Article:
The hanging light was chosen specifically because I knew we would be shooting that particular scene in that space. I used a tweenie bouncing off the wall opposite the character facing camera and that was it. [ more lights in BG ? ]
This was a light I had made for a Synagogue location in 'A Serious Man'. We had a large number of shots to shoot in this particular location so my problem was to light the space in such a way as I wouldn't take much time relighting for every angle. 1 week of prep for 4 days of shoot.
This was a light I had made which consists of 5 concentric hexagonal lightweight aluminum strips and ordinary porcelain sockets holding 298 bulbs (75w and 100w) totaling about 20K, but as the lamp was dimmed down to about 40% it was not all that intense. I had it suspended from a ceiling in the center of a space and in such a way that it reflected the shape of the space - hence it's hexagonal shape. The largest hexagon is 15' across and the smallest 3' 6" across. It was controlled by a dimmer system and a skirt of ultrabounce acts as a cut as well as an interior reflector. The Hexagonal shape also made it easier to construct and also easier to pack and store as a series of straight sections rather than curves. We intend to keep the unit for other occasions. It was about 25 feet to the nearest surface/person I was lighting. The 'wrap' of light on the faces was good and the skirt flagged the walls a little more than they would have dropped off naturally.
I was shooting at a base of 2.6 on 5218 with a little high speed work for which we raised the intensity of the light. We added some bounce from shot to shot, usually dropping muslin from the rig itself, but that was all the additional lighting we used.
I have used balloon lights quite a bit but I find the light they give is not as clean and 'specular' as that from the kind of 'ring light' rig pictured. The unit was on chain motors so it was easy and fast to change the height at which it was set per shot and it's rigid construction, although relatively light, allowed for the addition of cuts and bounce cloth. At 16' across and with a possible output of over 20K the rig was custom made to fit the space and, given the shooting days we had and the fact that we were in Minneapolis rather than LA or NY, it probably ended up being less expensive than renting a balloon light.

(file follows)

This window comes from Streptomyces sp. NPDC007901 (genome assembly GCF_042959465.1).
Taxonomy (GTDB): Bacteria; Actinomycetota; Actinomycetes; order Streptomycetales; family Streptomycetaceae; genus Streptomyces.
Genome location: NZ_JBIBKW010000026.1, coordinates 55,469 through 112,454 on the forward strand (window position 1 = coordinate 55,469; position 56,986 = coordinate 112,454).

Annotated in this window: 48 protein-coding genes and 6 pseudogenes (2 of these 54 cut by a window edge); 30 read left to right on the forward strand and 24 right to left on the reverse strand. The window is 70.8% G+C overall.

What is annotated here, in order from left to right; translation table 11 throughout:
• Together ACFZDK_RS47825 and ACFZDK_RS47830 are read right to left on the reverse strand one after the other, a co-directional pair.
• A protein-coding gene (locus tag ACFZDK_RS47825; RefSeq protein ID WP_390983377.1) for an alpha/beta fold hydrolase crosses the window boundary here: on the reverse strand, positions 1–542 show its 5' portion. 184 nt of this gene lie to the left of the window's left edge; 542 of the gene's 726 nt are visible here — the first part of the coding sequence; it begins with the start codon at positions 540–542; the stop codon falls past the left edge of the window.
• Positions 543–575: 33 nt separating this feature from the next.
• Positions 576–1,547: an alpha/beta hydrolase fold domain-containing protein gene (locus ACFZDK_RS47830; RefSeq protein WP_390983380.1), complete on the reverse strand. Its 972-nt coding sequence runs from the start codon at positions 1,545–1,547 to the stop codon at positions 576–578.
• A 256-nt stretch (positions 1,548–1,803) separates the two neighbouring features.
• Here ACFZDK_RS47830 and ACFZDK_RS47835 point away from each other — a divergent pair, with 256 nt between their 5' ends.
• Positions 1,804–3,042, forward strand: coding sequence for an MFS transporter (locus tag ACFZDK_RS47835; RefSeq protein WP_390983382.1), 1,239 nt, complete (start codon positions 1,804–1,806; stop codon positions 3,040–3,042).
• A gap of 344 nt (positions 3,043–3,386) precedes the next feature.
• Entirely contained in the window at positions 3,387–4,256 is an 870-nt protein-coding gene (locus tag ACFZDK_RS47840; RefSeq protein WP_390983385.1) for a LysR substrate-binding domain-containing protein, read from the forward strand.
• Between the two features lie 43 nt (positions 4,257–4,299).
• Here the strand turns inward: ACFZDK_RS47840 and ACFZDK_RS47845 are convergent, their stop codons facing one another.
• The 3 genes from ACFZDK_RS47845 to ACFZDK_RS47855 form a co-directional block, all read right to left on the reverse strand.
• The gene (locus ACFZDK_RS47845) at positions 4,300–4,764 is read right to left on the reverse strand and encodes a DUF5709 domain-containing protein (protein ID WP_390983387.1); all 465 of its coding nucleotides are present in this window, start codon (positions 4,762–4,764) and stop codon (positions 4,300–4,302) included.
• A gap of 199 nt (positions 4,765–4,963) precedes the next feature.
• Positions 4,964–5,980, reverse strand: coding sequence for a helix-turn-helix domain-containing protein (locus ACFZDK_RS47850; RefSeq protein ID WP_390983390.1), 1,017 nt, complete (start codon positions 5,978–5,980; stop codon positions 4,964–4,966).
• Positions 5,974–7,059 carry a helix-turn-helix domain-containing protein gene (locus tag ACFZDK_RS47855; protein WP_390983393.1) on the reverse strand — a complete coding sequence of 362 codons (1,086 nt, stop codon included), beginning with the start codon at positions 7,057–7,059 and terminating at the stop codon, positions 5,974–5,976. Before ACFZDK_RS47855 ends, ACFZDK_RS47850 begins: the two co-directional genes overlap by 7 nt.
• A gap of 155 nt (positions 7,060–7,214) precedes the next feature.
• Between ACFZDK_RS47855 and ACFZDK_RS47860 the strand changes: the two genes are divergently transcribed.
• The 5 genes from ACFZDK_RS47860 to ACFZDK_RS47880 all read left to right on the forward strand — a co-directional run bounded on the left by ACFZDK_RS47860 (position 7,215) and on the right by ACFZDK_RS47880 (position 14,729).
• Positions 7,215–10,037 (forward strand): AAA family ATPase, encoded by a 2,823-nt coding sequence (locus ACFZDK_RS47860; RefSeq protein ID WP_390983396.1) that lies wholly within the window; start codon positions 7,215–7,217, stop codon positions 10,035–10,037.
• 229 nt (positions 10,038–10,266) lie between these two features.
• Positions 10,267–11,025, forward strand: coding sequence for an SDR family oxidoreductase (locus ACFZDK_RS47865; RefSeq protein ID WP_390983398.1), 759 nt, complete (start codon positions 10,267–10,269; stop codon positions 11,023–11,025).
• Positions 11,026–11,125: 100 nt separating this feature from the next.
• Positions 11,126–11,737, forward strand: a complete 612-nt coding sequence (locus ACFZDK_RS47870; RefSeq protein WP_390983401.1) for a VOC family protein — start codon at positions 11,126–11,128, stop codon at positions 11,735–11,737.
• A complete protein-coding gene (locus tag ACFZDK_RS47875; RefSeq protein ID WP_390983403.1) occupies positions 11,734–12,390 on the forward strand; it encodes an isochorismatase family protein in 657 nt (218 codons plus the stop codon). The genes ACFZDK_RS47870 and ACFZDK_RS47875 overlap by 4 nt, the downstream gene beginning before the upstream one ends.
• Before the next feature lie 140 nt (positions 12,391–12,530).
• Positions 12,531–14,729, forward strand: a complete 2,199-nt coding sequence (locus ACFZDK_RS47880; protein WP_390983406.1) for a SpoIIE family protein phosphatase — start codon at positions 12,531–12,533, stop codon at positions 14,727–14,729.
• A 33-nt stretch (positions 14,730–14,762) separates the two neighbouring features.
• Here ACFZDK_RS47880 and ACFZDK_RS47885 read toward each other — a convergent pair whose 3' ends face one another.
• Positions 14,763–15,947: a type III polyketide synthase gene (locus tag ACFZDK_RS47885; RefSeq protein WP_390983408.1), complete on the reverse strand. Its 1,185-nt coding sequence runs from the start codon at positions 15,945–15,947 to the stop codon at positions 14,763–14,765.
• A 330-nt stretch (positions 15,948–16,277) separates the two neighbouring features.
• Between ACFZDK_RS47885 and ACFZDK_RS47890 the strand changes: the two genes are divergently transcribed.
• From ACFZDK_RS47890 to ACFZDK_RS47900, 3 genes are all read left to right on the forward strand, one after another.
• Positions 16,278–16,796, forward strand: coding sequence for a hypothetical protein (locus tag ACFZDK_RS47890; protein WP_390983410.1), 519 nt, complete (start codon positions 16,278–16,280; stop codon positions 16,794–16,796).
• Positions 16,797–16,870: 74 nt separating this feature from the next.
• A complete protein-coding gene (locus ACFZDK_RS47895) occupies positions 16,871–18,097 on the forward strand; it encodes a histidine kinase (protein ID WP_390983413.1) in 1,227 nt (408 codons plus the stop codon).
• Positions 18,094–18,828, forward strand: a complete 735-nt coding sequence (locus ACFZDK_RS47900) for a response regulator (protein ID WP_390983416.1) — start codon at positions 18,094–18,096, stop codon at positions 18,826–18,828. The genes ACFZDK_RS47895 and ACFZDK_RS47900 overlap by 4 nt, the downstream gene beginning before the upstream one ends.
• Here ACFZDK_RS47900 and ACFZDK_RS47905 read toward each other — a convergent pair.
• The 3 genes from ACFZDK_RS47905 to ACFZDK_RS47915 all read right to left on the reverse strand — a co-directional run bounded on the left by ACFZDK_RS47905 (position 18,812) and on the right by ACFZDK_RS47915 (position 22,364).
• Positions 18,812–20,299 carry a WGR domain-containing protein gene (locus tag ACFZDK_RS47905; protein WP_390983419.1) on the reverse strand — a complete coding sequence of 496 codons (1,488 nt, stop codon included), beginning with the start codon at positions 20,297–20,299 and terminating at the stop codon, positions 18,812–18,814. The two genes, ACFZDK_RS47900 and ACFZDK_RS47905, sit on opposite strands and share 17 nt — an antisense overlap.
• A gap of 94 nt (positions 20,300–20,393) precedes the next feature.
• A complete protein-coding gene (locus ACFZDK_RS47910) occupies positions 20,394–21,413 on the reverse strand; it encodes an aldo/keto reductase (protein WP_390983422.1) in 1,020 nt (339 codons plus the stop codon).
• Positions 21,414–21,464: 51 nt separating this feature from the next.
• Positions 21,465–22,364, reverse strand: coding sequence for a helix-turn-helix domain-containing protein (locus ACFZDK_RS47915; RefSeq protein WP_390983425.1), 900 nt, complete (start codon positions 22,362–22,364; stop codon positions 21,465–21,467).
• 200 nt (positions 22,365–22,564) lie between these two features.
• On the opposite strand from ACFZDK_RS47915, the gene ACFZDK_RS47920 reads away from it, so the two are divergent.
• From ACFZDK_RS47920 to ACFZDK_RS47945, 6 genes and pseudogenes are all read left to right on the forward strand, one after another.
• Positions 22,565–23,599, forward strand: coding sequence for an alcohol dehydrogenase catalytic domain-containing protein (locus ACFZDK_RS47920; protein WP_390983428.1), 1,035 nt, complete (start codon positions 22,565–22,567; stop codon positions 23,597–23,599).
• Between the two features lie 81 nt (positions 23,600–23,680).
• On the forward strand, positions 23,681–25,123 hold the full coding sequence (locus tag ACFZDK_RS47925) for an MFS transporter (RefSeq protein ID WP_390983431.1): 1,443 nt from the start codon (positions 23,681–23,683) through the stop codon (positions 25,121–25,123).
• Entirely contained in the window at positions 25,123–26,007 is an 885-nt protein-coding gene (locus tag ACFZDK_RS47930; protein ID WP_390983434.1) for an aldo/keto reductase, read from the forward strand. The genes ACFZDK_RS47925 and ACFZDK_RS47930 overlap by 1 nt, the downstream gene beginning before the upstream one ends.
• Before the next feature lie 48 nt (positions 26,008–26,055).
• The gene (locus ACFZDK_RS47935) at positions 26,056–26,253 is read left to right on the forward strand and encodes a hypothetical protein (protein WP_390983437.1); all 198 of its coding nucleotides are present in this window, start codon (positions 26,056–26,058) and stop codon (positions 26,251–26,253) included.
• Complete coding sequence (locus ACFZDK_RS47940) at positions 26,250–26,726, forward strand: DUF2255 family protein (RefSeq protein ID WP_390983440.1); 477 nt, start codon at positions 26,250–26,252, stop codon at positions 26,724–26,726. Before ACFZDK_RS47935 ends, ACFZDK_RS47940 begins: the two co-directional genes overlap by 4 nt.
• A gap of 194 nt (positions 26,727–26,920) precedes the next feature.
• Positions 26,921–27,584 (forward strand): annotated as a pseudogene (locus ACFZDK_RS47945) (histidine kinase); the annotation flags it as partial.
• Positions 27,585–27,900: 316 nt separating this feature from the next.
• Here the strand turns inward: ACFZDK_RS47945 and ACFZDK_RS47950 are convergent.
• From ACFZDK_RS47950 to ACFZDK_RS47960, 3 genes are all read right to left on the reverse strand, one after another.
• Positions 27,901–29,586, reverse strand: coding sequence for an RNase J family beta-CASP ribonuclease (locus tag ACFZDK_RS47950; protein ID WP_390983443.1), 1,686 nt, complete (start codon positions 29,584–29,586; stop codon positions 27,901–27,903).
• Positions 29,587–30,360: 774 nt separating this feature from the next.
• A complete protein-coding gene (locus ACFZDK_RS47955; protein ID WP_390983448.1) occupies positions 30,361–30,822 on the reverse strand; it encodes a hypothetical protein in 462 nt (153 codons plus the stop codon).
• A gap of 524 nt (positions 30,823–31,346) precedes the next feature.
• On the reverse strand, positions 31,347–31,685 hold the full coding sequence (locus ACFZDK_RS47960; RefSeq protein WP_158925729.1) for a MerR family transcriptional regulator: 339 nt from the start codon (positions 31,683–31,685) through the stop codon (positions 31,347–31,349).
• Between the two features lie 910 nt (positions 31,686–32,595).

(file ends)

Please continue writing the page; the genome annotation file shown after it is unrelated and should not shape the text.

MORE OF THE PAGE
I generally use normal household bulbs in any practical lamp - 60, 75 or 100watt bulbs are usually all I use. I will use a quartz bulb occasionally in a situation where I want a lamp to throw a hard shadow for instance. I usually use the frosted bulbs as they are a little softer but the clear bulbs do give a clean warm light when dimmed and I use them for that.
There was a tweenie bouncing off unbleached muslin for the first shot. The warm tweenie bounce is hitting his face. There must be another light I bounced of poly, perhaps, which is hitting the back side of his head. I really don't remember exactly.
Lit by the practical and some softened HMI window light
Lit by HMI window light. For both I was using 4K HMIs projected through light grid diffusion and I may have had a 1/4 grid to double diffuse the light as well. That I can't remember.
That office was lit using 4 x 6K HMI PARs bounced off Ultrabounce with, I think, 251 diffusion on the windows. On a third floor the same idea might be difficult, unless you have a large crane etc. etc. (A Serious Man)
That opening shot in the snow was a combination of a set in a parking lot combined with CGI. The main street and houses immediately to the sides are real, as is the horse and cart, whilst the rest is CG. The scene was lit with a 20' x 40' bounce source hung on a crane arm. I think I used two 18K HMIs.